The use of transactions should pay off here. If any issues arise, don't commit the changes being made, simply roll it back to either the beginning or at a another point in time (break it up into multiple transactions with tables for each step). If you use additional tables for each step in your process, you can go through the data changes made at each point and pinpoint where the error occurred.
Based on the feedback you had given me for my original answer. We know a few things about you environment:
(1) It's a corporate environment where there is little communication between teams. This is evidenced by the fact it appears to be difficult for you to obtain log files from the DBA team.
(2) It's a behemoth of a system.
Before you can fix a problem, you need to understand it. In your case, getting the log files and keeping a diary/journal of the errors and types of errors you are getting will give you a better idea of what's happening. Are you getting data entry errors? Is there data missing? Is referential integrity being violated anywhere? If you can theme the errors, you will have a better understanding of what is going wrong. If getting the logs is as troublesome as you say, speak to your manager about the problem and ask him if he can obtain the logs for you. In a corporate environment, people tend to be very territorial about their work and don't answer to everybody as they are probably under a lot of stress with minimum bandwidth to deal with other issues. If the request comes from someone higher up, you may get a more positive response.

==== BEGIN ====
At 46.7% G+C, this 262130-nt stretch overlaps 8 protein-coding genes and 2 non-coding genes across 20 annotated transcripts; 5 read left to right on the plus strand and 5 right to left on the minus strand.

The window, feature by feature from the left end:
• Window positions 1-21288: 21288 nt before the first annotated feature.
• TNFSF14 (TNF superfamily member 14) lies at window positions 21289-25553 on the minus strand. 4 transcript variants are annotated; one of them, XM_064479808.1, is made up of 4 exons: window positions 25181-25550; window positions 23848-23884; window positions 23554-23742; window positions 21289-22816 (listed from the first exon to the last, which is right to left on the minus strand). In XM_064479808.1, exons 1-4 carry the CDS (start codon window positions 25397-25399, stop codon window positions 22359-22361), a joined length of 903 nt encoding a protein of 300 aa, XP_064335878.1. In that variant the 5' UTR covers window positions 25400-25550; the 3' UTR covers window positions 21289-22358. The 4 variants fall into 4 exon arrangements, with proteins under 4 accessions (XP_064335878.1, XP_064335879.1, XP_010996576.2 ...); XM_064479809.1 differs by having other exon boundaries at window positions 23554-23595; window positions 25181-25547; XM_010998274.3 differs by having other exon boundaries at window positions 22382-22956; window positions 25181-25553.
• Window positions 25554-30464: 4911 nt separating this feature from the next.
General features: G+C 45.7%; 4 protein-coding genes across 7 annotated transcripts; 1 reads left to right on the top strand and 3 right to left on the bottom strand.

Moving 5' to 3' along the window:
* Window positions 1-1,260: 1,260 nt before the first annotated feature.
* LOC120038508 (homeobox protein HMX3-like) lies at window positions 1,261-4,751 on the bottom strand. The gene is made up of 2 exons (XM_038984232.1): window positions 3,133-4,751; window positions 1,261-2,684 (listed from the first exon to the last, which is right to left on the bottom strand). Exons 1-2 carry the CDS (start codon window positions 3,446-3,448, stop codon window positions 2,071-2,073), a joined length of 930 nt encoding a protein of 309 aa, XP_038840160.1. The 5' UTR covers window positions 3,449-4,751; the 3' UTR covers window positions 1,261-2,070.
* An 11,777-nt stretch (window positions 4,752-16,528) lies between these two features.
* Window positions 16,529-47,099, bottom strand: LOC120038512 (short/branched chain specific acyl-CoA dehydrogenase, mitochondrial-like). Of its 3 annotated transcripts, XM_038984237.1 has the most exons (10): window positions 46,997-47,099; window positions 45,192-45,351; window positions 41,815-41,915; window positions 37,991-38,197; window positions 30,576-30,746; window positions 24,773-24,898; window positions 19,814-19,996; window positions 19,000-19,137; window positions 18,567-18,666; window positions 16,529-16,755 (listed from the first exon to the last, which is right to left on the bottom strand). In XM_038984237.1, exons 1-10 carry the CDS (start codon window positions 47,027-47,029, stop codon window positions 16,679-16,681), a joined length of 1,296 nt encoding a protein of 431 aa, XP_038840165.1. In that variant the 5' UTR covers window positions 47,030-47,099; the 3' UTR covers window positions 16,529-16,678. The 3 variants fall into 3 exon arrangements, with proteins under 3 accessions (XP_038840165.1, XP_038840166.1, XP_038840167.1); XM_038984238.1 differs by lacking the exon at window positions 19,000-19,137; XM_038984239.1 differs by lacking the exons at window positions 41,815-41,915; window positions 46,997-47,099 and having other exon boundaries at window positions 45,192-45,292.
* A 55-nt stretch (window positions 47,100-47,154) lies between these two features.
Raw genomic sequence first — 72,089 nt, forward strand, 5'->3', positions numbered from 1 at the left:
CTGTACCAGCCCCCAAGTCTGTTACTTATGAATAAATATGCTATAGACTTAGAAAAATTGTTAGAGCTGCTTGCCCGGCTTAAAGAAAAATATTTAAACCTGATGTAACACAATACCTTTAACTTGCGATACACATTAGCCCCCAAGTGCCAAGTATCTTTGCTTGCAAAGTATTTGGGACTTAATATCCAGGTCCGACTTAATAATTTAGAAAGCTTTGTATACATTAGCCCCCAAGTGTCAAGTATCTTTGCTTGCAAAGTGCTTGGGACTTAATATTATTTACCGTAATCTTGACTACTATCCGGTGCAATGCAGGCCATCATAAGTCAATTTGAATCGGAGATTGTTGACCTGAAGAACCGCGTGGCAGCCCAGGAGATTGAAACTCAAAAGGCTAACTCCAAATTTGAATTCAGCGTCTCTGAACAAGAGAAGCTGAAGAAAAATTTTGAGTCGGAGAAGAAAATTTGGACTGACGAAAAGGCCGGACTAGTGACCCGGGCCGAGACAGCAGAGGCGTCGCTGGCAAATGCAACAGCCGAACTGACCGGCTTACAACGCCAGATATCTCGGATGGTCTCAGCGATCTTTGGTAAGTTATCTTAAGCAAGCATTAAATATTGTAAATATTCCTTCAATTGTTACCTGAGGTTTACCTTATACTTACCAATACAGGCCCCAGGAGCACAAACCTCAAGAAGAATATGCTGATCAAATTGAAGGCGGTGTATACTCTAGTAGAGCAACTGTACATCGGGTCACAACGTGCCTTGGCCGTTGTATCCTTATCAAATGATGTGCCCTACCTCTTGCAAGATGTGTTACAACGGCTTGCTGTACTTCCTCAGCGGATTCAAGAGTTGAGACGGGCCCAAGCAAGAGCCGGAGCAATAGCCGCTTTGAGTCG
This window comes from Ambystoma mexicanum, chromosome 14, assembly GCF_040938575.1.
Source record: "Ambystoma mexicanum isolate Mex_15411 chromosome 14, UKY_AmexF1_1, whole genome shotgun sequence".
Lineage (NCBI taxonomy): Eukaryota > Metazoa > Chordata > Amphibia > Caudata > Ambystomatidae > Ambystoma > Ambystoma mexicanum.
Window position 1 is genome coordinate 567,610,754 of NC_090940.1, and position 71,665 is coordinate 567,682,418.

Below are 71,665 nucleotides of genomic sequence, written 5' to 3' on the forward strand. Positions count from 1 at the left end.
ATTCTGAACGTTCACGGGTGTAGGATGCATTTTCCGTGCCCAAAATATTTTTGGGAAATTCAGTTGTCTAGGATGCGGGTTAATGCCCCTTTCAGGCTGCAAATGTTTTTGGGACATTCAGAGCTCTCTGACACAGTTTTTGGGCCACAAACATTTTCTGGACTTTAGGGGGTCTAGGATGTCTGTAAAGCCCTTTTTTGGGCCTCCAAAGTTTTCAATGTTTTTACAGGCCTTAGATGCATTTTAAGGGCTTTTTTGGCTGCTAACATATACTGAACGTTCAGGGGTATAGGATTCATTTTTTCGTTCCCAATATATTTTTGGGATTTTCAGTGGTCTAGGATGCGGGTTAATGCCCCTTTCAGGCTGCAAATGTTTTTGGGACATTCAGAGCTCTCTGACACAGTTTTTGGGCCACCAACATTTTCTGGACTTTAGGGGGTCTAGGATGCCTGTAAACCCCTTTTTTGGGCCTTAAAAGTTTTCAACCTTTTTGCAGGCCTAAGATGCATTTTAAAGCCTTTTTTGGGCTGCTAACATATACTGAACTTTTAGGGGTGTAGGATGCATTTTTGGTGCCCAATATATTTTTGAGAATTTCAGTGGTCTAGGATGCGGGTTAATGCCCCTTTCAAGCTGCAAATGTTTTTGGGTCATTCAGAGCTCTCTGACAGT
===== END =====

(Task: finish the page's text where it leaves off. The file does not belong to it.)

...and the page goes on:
Once you have got the log files and managed to theme the problems, you should have a second discussion with your manager. Give him feedback on what you have found and suggest two or three solutions to resolving this. Outline the short term and long term benefits of each, providing a rough estimate of how long you believe it would take to implement. The key here is communication. Your replies to my initial answer indicate there is a complete lack of it, so you need to make a strong effort to promote it. Having your manager supporting you will give you an additional medium to communicate with the DBA team as he can speak to their manager if they become unresponsive.
If all this fails and you are unhappy with the situation, my only other advice is that you look for another place to work. I've found this situation happens in many companies and to different degrees, and it can boil down to a case of how much you can tolerate. After it happened to me a few times, I came to the conclusion that it simply was not my company and the issues that came up were down to management. If it made life difficult for me, I'd simply move on to other things. Life is too short.
Obviously, you can make use of the standard log files that come with your DBMS on-top of this, but if your company operates under a "hurry up mantra" with regards to getting stuff out the door and it's causing a lot of delays, you should make an effort to discuss these problems with management. Show them what their ignorance of testing is costing them.